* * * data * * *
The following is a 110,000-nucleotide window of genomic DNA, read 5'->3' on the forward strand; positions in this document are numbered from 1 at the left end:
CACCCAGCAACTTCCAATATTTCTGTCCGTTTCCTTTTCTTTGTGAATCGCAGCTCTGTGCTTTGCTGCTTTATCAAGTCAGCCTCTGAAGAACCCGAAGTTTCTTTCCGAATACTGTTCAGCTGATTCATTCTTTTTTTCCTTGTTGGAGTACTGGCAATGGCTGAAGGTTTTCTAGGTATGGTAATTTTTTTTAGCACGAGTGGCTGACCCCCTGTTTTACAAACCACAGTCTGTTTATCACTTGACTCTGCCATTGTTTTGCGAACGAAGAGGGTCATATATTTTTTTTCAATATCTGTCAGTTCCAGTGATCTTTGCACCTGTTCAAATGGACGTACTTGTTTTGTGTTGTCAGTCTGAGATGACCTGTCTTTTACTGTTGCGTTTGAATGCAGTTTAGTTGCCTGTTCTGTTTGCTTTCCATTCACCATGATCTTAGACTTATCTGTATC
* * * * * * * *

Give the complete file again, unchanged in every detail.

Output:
The following is a 110,000-nucleotide window of genomic DNA, read 5'->3' on the forward strand; positions in this document are numbered from 1 at the left end:
CACCCAGCAACTTCCAATATTTCTGTCCGTTTCCTTTTCTTTGTGAATCGCAGCTCTGTGCTTTGCTGCTTTATCAAGTCAGCCTCTGAAGAACCCGAAGTTTCTTTCCGAATACTGTTCAGCTGATTCATTCTTTTTTTCCTTGTTGGAGTACTGGCAATGGCTGAAGGTTTTCTAGGTATGGTAATTTTTTTTAGCACGAGTGGCTGACCCCCTGTTTTACAAACCACAGTCTGTTTATCACTTGACTCTGCCATTGTTTTGCGAACGAAGAGGGTCATATATTTTTTTTCAATATCTGTCAGTTCCAGTGATCTTTGCACCTGTTCAAATGGACGTACTTGTTTTGTGTTGTCAGTCTGAGATGACCTGTCTTTTACTGTTGCGTTTGAATGCAGTTTAGTTGCCTGTTCTGTTTGCTTTCCATTCACCATGATCTTAGACTTATCTGTATC